Qingfu then gave a brief review of his previous presentation on the impacts of precipitation on parcel buoyancy, showing that parcel buoyancy increases due to precipitation. Qingfu also showed that cloud tops using pseudoadiabatic ascent (shallow convection removed) were higher than those using moist static energy and precipitation. Track and intensity plots for Hurricane Dean were shown with HWRF (green), added rainfall effect (blue), and added pseudoadiabatic effect (red). The pseudoadiabatic experiments produced a track closer to what was observed, especially later in the forecast. Compared to the other experiments, the pseudoadiabatic experiments also produced better intensity values.
Qingfu concluded by mentioning that his current work with Hurricane Fay has shown reductions in intensity bias, especially at the first 72h, with a slight track forecast improvement. More storms will be run in the future. Additionally, his future work includes using the new SAS scheme in the HWRF and adding to that shear impacts on parcel entrainment and detrainment.
Next, Hyun-Sook Kim presented some preliminary results from her HyHWRF simulations of 2009 Atlantic storms. For reference, Hyun-Sook defined HyHWRF as HYCOM coupled to the 2009 HWRF. Hyun-Sook then mentioned that for this work, NCO para RTOFS were used as initial and boundary conditions for the HYCOM.
Next, storm tracks were shown for all storms through Fred in the Atlantic. This was followed by simulation results for Bill (03L), Danny (05L), Erika (06L), and Fred (07L). For track and intensity error plots, the solid lines represent the mean error while the bars represent variances. For Bill, there were 31 cases. Overall, the HyHWRF system (represented by the red lines) had lower track and intensity errors compared to H209 (in black) and operational HWRF (represented by the green lines). The overall storm track and intensity for HyHWRF were also fairly close to observations for Hurricane Bill. For Danny (05L), which had 11 runs available, HyHWRF had lower track and intensity errors compared to H209 and operational HWRF. HyHWRF’s track was pretty close to observations, and its intensity was very good until 08/28. Erika (06L) had 12 runs available before it dissipated and once again, HyHWRF showed much lower track and intensity errors, especially intensity, compared to the other versions of HWRF. Finally Hyun-Sook showed simulation results for Fred (07L), which had 15 runs. Early in the forecast period, the HyHWRF track error was very similar to the values for HWRF and H209. From 72h through 96h, HWRF has lower track errors than HyHWRF and H209. From 102h on, HyHWRF again has the lowest track error values. With the exception of 90h, the HyHWRF intensity forecast error is lower than those for HWRF and H209. While the HyHWRF track is very close to the best track early on, it veers further north than what was eventually observed. The HyHWRF intensity is also weaker than what was observed for Fred.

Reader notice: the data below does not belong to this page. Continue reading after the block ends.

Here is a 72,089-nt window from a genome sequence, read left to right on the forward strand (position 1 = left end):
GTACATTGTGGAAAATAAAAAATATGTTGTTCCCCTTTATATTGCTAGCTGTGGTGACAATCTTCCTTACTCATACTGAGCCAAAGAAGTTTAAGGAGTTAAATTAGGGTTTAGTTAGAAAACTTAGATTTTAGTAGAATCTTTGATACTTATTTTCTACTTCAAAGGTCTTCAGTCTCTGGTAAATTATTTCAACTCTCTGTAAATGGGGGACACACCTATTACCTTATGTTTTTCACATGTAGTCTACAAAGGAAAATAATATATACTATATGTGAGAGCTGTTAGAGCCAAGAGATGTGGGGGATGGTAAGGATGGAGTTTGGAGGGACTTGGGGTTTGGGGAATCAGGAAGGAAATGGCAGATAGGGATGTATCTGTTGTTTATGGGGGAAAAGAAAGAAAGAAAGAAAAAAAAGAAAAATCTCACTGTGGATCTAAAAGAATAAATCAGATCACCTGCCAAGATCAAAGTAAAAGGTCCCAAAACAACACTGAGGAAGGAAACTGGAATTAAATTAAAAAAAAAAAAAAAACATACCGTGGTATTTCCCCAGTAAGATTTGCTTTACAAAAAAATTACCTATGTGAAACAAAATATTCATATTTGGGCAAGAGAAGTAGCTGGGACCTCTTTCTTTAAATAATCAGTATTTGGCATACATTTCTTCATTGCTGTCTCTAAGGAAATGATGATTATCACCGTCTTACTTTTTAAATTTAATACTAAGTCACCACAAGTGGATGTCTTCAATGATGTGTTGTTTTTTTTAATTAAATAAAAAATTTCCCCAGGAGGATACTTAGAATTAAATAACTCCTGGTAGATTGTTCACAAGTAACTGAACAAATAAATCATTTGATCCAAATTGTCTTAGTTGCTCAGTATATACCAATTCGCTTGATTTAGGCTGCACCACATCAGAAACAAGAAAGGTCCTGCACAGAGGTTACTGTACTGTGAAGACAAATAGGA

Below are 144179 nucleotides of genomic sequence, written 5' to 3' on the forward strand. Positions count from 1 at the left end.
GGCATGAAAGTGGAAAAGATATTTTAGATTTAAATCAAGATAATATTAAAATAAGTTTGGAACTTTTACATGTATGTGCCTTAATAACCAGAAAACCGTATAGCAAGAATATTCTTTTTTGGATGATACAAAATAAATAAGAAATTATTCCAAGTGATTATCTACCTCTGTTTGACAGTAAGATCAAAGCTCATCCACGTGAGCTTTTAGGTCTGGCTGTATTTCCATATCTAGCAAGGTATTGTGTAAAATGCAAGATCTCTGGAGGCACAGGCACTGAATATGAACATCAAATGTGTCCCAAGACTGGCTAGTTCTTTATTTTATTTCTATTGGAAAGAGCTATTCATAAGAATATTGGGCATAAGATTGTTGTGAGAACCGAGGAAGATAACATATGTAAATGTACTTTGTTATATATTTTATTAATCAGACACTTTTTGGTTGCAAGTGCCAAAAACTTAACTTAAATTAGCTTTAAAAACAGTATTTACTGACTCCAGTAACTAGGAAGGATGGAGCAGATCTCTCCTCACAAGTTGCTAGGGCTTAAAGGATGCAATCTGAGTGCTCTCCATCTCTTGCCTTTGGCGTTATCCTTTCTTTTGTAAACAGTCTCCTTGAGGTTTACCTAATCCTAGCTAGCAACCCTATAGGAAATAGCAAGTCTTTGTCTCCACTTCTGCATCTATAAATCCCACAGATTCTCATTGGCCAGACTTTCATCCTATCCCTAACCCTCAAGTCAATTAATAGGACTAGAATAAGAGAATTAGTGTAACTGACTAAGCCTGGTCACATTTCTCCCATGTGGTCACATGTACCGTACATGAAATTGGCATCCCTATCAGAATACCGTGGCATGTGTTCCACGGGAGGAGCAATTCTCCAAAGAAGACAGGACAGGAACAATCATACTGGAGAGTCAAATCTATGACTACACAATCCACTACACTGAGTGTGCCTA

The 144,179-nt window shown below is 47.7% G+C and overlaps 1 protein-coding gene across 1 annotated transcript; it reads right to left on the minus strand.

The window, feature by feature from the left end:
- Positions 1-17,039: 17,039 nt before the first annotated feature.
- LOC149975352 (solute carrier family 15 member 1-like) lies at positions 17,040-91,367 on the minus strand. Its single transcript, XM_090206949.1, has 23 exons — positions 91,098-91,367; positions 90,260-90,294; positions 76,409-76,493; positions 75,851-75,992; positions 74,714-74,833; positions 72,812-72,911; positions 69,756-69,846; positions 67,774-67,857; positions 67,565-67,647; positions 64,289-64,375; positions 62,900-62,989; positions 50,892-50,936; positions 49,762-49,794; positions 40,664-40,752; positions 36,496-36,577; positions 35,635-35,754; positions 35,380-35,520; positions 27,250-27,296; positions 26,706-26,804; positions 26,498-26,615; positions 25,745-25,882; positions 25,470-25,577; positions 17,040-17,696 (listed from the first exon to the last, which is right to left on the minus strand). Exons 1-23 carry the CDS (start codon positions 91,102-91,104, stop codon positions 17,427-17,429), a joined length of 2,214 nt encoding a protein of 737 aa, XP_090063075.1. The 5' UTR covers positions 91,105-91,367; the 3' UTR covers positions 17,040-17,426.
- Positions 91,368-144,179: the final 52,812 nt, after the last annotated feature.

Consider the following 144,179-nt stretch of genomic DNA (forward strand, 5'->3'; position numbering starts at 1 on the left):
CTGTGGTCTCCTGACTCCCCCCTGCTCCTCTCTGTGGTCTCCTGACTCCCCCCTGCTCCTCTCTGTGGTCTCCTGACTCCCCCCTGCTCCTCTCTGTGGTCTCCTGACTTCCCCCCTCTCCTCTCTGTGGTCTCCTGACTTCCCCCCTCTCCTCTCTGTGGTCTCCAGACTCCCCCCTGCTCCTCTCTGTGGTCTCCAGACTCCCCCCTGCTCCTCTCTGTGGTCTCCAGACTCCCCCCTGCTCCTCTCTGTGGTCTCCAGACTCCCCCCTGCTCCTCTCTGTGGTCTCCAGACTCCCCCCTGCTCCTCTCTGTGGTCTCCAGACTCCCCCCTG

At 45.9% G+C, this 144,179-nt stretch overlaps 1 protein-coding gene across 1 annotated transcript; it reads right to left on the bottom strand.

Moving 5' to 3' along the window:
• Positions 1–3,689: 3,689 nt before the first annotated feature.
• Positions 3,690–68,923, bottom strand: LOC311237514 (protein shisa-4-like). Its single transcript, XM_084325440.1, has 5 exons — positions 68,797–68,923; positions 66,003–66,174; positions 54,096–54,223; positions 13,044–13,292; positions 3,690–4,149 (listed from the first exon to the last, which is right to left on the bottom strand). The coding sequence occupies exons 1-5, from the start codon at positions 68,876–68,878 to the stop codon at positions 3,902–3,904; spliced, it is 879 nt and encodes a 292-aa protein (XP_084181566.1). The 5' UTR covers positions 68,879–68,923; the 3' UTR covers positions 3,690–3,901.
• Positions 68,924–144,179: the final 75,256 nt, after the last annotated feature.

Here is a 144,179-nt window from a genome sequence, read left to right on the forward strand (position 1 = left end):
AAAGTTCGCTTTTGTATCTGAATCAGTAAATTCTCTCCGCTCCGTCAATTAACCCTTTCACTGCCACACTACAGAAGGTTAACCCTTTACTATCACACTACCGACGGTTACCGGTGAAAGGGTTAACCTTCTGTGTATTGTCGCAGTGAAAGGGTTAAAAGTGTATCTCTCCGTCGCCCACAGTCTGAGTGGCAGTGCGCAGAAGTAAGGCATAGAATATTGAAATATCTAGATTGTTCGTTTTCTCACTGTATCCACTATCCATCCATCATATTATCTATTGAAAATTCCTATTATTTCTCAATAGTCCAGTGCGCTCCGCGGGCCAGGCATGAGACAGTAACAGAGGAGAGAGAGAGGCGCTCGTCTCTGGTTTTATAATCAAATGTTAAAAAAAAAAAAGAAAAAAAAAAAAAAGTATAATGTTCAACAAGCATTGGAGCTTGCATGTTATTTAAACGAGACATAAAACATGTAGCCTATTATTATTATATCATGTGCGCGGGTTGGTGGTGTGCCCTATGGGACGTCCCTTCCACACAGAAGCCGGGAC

To conclude, Janna O’Connor gave a brief presentation as a follow up to Hyun-Sook’s work that showed the HyHWRF track and intensity statistics for Bill (03L), Danny (05L), Erika (06L) and Fred (07L). All statistics were based on data from the H209-HYCOM runs conducted by Hyun-Sook. In all plots, the track error is on the left and intensity error on the right. Operational HWRF is represented by the red lines, H209 by the cyan lines, HyHWRF by the purple lines and GFDL by the green lines. For Hurricane Bill, HWRF, H209, and HyHWRF track errors are very close after 72h. Before that time, HyHWRF has lower track errors than the other two models and GFDL. For intensity error, HyHWRF shows a higher value through 12h, but has lower errors than HWRF, except at 72h, for the rest of the forecast period. H209 has the lowest intensity error from 24-60h for Bill. For Danny (05L), HyHWRF and H209 have very similar track and intensity errors, which are both lower than those for HWRF at all forecast times. For Erika (06L), HyHWRF has similar track error values compared to the operational HWRF and H209 through 36h, with lower error values to 48h. The HyHWRF intensity error is lower than HWRF and H209 for the entire forecast period. HWRF and HyHWRF track errors for Fred (07L) are very similar throughout the forecast period, while H209 has the highest track error from 48h to 96h. For intensity error, HyHWRF has lower values until 24h. At that time, HyHWRF and GFDL have higher error values than both HWRF and H209 (until 72h where H209 error rapidly increases).